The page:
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Mexican forest ecosystems are exposed to a great variety of natural disturbances such as fire, which is a key disturbance process influencing tree survival and regeneration (Poulos et al., 2013). In ecosystems such as coniferous forests, the presence and the severity with which a fire develops help to maintain or eliminate the growth dynamics of the species, change its composition, diversify the dimensional structure, and create a patchwork of ages (Collins et al., 2011; Avila Flores et al., 2014).

Nevertheless, forest fires are one of the primary causes for which a large portion of the forests in Mexico is lost (Comision Nacional Forestal [CONAFOR], 2018). According to Mexican statistics, the number of fires is increasing; during the year 2018 about 488,000 ha have been affected, recording more than 6,900 fires distributed across the country (CONAFOR, 2018). In addition, the Sierra Madre Oriental (SMO), in the northeastern part of Mexico, has also experienced a remarkable increase in human development in areas close to forests, thereby creating and expanding a wildland urban interface. With this expansion comes an increased risk to human life and property as severe wildfires become common.

In response, federal agencies have advocated fire control and fire exclusion among land managers and agencies in charge of the natural resources in order to mitigate risk and hazard of severe wildfires. Nevertheless, with a limited budget available for an accurate fire management and continually increasing costs of fire exclusion and control, these policies are neither sustainable nor helpful for fire hazard mitigation planning in Mexican forests. Therefore, Mexican ecosystems are in need of research on fire regimes. In the south part of Mexico, little is known about the historical role of fire; in the north part in comparison, there has been some related research (Fule and Covington, 1999; Gonzalez Tagle et al., 2007; Yocom et al., 2010; Avila Flores et al., 2014). However, the increasing interest in fire regimes in Mexican forests has heightened the need for more studies in the SMO.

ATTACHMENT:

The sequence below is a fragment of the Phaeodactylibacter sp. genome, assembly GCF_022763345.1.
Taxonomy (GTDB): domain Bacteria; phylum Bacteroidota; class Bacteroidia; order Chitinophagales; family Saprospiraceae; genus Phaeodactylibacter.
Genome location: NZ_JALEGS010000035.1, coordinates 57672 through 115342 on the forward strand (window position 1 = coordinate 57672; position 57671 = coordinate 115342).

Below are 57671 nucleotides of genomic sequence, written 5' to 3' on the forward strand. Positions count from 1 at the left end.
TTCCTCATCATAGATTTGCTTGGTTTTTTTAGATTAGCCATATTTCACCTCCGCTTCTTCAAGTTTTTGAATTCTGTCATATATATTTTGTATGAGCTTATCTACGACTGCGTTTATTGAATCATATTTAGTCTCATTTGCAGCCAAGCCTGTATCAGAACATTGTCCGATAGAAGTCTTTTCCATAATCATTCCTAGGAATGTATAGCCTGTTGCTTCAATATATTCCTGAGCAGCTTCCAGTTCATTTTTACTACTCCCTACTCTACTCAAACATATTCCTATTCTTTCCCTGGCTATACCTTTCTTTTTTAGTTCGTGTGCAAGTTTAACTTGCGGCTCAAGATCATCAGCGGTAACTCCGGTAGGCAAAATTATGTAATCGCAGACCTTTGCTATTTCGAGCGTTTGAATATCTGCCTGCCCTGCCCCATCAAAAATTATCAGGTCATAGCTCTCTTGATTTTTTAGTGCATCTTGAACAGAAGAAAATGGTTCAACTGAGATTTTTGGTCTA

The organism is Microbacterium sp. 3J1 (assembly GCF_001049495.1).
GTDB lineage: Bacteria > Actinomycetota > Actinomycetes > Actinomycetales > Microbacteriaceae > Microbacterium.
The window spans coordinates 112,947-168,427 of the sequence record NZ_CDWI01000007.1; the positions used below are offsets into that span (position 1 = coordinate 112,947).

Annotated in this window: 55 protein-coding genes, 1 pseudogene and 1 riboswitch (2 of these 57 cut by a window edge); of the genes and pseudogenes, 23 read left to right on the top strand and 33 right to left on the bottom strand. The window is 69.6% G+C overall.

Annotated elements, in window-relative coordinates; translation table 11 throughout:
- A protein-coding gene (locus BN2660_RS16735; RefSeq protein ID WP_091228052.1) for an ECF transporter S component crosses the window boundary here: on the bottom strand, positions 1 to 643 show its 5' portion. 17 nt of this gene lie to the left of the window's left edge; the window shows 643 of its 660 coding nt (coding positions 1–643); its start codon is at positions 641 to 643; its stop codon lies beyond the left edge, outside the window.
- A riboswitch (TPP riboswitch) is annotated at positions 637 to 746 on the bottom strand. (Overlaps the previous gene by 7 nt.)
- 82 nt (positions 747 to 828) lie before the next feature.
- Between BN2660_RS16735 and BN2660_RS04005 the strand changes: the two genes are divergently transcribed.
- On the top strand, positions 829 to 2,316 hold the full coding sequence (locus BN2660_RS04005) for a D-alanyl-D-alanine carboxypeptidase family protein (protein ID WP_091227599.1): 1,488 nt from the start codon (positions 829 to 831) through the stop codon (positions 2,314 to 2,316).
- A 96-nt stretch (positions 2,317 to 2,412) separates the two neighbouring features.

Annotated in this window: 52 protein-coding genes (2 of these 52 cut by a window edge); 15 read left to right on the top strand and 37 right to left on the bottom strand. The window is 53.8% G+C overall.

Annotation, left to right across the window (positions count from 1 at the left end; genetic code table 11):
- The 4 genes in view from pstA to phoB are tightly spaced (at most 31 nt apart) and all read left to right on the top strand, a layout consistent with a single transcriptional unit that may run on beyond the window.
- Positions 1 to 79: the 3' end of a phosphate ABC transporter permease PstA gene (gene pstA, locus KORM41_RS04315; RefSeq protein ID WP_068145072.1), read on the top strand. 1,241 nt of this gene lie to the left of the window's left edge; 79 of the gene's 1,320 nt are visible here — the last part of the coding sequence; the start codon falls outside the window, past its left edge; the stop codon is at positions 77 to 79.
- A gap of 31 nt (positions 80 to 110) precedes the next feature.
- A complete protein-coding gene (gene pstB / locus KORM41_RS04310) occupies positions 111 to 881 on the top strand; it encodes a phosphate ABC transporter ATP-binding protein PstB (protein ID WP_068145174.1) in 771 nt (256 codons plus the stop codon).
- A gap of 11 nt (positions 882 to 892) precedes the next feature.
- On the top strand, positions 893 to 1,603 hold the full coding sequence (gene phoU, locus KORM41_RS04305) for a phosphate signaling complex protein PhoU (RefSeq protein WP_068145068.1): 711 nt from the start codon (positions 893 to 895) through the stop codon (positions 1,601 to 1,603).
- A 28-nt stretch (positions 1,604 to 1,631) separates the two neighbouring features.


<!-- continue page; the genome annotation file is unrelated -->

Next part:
Thus, our objectives for this research were to determine: (1) the pattern of occurrence of forest fires, and (2) their relationship with precipitation and atmospheric circulation patterns for coniferous forests in the Cerro El Potosi located in the SMO. The study area, because of its geographic location, provides an opportunity to investigate the influence of atmospheric circulation patterns in fire occurrence. It is located at a latitude where the phases of El Nino Southern Oscillation (ENSO) are likely to show contrast behavior, switching from drought association with El Nino to the south and with La Nina to the north (Caso et al., 2007; Yocom and Fule, 2012).

Materials and Methods--Study Area--El Ceno El Potosi is located in the SMO in the state of Nuevo Leon, Mexico, about 80 km south of Monterrey (Fig. 1). El Potosi belongs to the subprovince of La Gran Sierra Plegada, which is composed of a series of intermountain canyons, oriented north-northwest to south-southeast. El Cerro El Potosi, with a maximum elevation of 3,700 m above sea level, is the highest mountain in northeastern Mexico. The climate is dry and temperate and the range of annual precipitation is between 400 and 600 mm, with low rainfall throughout the year. The annual average temperature range is between 12 and 18[degrees]C (Arevalo Garcia and Elizondo Gonzalez, 1991). The vegetation types at the summit of Cerro El Potosi are alpine and subalpine prairie, Pinus eulminicola Anclresen & Beaman (Pinaceae), shmblancl, mixed forest of Pinus eulminicola--Pinus hartwegii Lincll. (Pinaceae), mixed forest of P hartwegii Lincll.--P eulminicola Anclresen & Beaman, mixed forest of Abies vejarii Martinez (Pinaceae)Pseudotsuga menziesii (Mirb.) Franco (Pinaceae)-P. hartwegii Lincll.--Pinus strobiformis Engelm. (Pinaceae), and forests of P hartwegii Lincll (Faijon et al., 1997). Endemic and rare plant species in the area include P. eulminicola Anclresen & Beaman and Juniperus sabinoides Hiunb. ex Lincll. & Gordon (Cupressafceae), among others (Jimenez Perez et al., 2005).

Sampling--The selected area for sampling is a part of the coniferous forests, between 2,900 and 3,450 m above sea level, with a northeast aspect and a slope range of 22-38% (Fig. 1). We established an area of approximately 25 ha for sampling. The forest in the sampling area is composed of species such as A. vejarii, P strobiformis, Pin us greggii, P. hartwegii, and P menziesii. In order to reconstruct the forest's fire histoty, we took 22 samples from living trees, stumps, logs, and snags with at least one fire seal' using a chain saw. We sampled the species P strobiformis, P hartwegii, and P. menziesii.